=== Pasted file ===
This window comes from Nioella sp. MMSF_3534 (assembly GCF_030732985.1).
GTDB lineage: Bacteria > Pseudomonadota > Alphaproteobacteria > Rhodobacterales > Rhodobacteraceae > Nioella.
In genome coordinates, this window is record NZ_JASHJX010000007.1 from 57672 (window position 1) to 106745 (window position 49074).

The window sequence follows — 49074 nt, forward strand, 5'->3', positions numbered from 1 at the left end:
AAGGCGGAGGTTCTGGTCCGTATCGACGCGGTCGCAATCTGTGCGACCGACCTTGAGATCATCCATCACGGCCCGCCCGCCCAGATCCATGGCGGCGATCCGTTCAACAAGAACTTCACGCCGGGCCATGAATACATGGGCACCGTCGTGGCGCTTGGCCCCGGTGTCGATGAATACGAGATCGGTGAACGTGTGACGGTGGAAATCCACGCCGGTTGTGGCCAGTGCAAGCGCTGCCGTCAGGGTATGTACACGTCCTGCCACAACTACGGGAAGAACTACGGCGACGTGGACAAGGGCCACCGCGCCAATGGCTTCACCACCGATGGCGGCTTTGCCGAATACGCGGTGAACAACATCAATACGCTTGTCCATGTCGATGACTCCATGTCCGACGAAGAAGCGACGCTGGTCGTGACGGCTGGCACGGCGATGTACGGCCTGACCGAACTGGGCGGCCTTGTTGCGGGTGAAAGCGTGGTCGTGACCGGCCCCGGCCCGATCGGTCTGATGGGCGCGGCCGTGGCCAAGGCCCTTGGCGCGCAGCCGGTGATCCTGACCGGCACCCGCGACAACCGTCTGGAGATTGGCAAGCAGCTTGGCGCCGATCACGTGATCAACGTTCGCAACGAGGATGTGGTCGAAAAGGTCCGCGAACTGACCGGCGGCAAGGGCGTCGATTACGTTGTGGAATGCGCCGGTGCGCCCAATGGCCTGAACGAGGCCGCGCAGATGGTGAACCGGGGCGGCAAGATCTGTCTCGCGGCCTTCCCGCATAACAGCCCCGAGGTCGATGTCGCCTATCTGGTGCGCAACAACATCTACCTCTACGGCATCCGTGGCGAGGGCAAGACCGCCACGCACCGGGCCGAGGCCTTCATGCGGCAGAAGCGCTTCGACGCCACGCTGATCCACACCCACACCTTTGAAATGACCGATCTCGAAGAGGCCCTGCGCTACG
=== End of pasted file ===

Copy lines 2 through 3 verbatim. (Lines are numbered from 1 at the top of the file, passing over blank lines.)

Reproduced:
GTDB lineage: Bacteria > Pseudomonadota > Alphaproteobacteria > Rhodobacterales > Rhodobacteraceae > Nioella.
In genome coordinates, this window is record NZ_JASHJX010000007.1 from 57672 (window position 1) to 106745 (window position 49074).